In case of a teenager, he/she is most likely to see the opposite effect, which lies in the acceleration of independence and rough desire to handle the new life challenges without parent’s help. It is a natural response to stress, which becomes a shield for a teenager who is seeking for comfort and peace. A teenager also decides to become more independent in order not to rely on parent’s care and support, which does not reflect enough stability after the divorce. It is a common response to the changes in relations of parents, which may also lead to the feeling of guilt and inability to influence the relations of parents. A teenager has a mixture of feelings, which lead him to asking numerous questions. In the fear of losing another parent and facing the destruction of other relations, a teenager decides to be distant from family care. In this way, it becomes easier to prepare for all the pain and stress which may happen again. The mind of a teenager has more understanding of the situation, which means that a teenager fully realizes the threat of divorce and the inability to avoid it. Children, in their turn, do not understand the reasons for the divorce; children only see the consequences, which bring fear and insecurity in their minds.
Effects of the Divorce on Children and Their Minds
The divorce affects every family in a different way, which has a destructive force on the behavior of children. It is difficult to predict the myriad of the consequences of every child, which means that every child is unique, as a result of the different surrounding environments. However, it is possible to consider several common changes in the behavior of children, caused by a significant influence of stress on their minds. Children aged from 2 to 5 years old may suffer from sleepless nights and separation anxiety. These problems are common for small children who cannot accept the absence of another parent. The above-mentioned consequences are the results of the inability to understand the decision of parents and live without the daily portion of love and care of both parents. Children aged from 5 to 12 years old may suffer from grief, sadness, anger, and various phobias. In addition, it is possible to see the development of some habits, which come in the response to stress. For example, a child may start washing hands more frequently in order to control the situation. It happens in the light of inability to prevent the divorce and help the parents to handle all the difficulties. Moreover, children are more vulnerable than teenagers; therefore, children may suffer from loneliness and the inability to communicate with their peers. Finally, teenagers tend to feel insecure and lonely. Sadness and stress may trigger the risk-taking behaviors, which may lead to drug and alcohol abuse, sex, violence, and theft. In addition, teenagers may develop unhealthy eating habits, leading to disorders, such as bulimia nervosa. Binge eating may also become another problem of teenagers who are trying to handle stress.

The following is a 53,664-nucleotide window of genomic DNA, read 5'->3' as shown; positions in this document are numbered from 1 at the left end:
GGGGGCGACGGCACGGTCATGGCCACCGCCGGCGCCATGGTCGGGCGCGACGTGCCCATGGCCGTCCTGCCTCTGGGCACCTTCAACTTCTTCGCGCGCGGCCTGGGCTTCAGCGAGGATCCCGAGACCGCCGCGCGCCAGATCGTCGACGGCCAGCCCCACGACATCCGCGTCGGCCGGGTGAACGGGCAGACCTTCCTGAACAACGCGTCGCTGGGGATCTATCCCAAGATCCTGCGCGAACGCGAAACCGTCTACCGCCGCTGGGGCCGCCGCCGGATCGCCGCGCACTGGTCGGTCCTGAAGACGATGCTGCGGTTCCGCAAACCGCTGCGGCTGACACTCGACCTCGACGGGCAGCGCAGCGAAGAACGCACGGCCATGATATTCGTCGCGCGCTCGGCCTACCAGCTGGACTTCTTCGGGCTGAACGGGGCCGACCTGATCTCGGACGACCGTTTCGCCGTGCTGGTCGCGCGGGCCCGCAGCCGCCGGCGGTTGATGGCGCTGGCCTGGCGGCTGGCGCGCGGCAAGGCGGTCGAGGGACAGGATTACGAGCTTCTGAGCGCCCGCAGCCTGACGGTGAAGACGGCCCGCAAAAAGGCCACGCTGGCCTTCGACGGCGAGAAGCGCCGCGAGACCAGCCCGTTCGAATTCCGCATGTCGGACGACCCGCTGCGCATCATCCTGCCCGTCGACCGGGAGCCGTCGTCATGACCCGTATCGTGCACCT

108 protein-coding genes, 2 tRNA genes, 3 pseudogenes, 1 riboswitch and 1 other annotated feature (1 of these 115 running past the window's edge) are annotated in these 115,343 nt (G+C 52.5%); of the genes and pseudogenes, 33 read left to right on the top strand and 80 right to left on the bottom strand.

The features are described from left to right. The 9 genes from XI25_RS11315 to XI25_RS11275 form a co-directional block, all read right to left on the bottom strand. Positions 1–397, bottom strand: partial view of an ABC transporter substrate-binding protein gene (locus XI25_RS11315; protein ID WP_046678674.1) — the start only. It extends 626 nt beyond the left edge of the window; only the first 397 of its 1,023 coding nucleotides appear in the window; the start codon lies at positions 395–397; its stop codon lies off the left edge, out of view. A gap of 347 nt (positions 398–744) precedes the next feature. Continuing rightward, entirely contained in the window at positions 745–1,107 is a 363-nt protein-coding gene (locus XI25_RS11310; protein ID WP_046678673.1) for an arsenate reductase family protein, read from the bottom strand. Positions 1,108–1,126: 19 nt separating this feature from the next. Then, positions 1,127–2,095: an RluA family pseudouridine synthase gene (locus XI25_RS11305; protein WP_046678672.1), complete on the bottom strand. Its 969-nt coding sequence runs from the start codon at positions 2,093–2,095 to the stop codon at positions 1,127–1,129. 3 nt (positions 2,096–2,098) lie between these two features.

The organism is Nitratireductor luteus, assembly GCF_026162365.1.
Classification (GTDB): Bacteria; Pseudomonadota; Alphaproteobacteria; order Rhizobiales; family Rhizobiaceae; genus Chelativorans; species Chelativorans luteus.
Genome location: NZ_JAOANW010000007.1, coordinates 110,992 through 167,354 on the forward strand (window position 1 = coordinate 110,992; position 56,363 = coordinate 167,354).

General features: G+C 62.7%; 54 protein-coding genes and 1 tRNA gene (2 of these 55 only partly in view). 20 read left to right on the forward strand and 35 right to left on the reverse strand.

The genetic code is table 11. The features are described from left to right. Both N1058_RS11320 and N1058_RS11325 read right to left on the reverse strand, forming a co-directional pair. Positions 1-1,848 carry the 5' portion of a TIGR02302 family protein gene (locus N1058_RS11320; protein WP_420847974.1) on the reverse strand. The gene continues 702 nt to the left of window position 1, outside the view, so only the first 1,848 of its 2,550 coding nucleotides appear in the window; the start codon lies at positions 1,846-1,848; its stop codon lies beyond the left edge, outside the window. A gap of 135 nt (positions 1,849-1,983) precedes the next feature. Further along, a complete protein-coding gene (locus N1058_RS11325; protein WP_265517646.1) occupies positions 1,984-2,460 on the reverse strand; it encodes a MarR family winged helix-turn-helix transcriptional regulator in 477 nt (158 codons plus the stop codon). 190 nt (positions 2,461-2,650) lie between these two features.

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In order to help children, it is important to engage both parents in the recovery of their child’s emotional state. First, it is important to talk to the child openly without anger and irritation. A child deserves to know the truth in order to accept the fact of the divorce and the inability to avoid it. In addition, talking can help a child to feel the support and care of both parents. Remaining affectionate and participating in school activities may also help a child to feel comfort and care of both parents. In this way, it would be possible to avoid the negative consequences of divorce and help the child to handle all the stress.
The paper successfully discussed the essence of the effects of divorce on children and teenagers. In particular, the paper revealed the existing changes in the minds of children and their inability to handle stress because of the unexpected changes in the family relations. It became obvious that children of different ages tend to develop a myriad of responses to stress. The discussion has revealed not only the stages of acceptance, but also the variety of responses of children to stress. Finally, it became obvious that it is necessary to take care of children and increase the attention to their needs in the period of divorce and after it.